For a foreigner who is an outsider to Indian culture, the concept of caste can be extremely difficult to comprehend. While the effects of this cultural practice may not always be easily apparent, it can be very difficult to reconcile with our own values and beliefs when we do encounter it. We may have contact with caste structures in simple ways, such as having your laundry done by a local dhobi, a low caste person whose traditional occupation is to wash clothing. Or we can find that caste relations become a major challenge to the development process when working with rural communities to overcome their problems, as can be the case with communities participating in the SPED III program.
The caste system has been deeply ingrained in many aspects of Indian social life for centuries and can be broadly described as a social structure that places people into different groups based on their traditional occupation. A person’s caste can dictate what job they can pursue, who they can marry, where they live, and what kinds of social interactions they can have. Different castes are ranked in a complicated hierarchical order and low caste people continue to face hardship and discrimination, especially in rural areas, despite many efforts to bring them into the mainstream.
Caste issues recently became an obstacle to development for the people of Bhutikuna, a small village in Uttar Pradesh near to the border of Bihar. I came to this village to meet with members of the Village Action Team, which had been recently formed as a part of Save A Family Plan’s SPED III program. The women and men of the village told us about the many problems they were facing, including not having a proper drainage system in the village. They showed us where all the waste water in the community was currently collecting in a pond in the village, very close by to some of the villagers’ homes. It was easy to see how this situation was causing many difficulties for the community members, including increasing health and environmental problems.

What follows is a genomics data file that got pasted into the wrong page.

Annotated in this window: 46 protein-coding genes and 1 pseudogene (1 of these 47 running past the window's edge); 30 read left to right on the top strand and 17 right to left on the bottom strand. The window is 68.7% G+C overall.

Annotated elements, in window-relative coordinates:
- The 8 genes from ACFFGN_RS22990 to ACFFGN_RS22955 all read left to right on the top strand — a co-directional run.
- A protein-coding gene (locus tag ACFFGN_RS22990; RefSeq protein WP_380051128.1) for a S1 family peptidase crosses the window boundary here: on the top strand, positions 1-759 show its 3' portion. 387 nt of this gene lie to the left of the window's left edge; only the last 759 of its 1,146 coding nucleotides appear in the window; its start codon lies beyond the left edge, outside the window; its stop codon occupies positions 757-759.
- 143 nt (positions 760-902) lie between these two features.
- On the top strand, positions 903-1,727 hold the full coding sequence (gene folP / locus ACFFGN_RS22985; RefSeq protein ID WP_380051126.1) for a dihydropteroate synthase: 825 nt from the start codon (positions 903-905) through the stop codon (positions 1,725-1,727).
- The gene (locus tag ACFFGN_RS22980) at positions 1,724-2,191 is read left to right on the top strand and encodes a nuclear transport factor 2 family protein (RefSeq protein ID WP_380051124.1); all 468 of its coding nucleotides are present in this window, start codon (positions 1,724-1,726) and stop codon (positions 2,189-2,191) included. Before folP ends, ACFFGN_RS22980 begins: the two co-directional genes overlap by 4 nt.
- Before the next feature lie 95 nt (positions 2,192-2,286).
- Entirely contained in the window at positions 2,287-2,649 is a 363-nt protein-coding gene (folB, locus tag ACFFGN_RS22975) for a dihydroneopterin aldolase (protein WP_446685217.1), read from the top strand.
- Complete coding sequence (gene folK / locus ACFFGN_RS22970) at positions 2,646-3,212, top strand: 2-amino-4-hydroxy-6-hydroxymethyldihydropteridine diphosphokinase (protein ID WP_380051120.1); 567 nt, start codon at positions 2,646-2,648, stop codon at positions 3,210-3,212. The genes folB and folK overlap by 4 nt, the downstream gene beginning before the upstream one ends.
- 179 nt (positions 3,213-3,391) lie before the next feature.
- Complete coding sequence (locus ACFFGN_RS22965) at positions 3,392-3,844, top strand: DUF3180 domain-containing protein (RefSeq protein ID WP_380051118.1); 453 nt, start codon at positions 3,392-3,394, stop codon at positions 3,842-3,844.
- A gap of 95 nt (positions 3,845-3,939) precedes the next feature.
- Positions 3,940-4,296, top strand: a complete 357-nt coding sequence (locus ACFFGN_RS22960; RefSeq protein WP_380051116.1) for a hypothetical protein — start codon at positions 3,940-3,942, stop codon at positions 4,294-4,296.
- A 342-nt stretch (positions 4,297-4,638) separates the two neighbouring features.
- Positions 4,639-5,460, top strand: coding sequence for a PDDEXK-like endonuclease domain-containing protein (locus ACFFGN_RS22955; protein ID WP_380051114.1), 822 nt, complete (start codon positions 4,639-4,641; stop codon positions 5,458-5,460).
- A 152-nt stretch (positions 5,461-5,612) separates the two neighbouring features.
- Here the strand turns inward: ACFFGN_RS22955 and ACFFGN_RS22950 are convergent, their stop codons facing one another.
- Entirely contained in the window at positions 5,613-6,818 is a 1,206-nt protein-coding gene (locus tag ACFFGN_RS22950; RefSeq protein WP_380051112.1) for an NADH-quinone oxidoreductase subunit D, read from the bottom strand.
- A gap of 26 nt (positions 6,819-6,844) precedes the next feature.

We were delighted to find that the community had taken up the challenge of the SPED III program with great seriousness and conviction. They had already elected a new Village President from amongst themselves, who spoke to us passionately about his commitment to improve life in the village. With the assistance of the local field staff, the people had also made an application to the local government to request funds for the construction of a drainage system in the village that would dispose of the wastewater in a safe way. The application had been approved and the construction was ready to begin.
But the villagers faced one more problem. The drainage channel would run along the edge of a piece of land belonging to a high caste family and the family was refusing to give permission for the construction since the channel would carry waste from the homes of low-caste people as well as high-caste people. In accordance with their rigid beliefs about the caste system, they found this contact with people of lower castes completely unacceptable. Despite this problem, the local field staff were not deterred. They encouraged the community to discuss this issue with the high caste family, while offering to help them to build awareness about the importance of this project for all the members of the community.
A few weeks after my visit, I received news that the community had been able to overcome this problem and the drainage system had been completed with the agreement of the landowners. The whole community was happy that the wastewater was removed from the village through their effort and cooperation.
Although the caste system in India has deep historical roots and will likely continue to impact communities for years to come, it is important that we begin taking steps to challenge the negative effects of caste and to promote a society where all people are valued. We congratulate the people of Bhutikuna for taking this meaningful step to promote change and unity across caste lines in their community through the SPED III Program.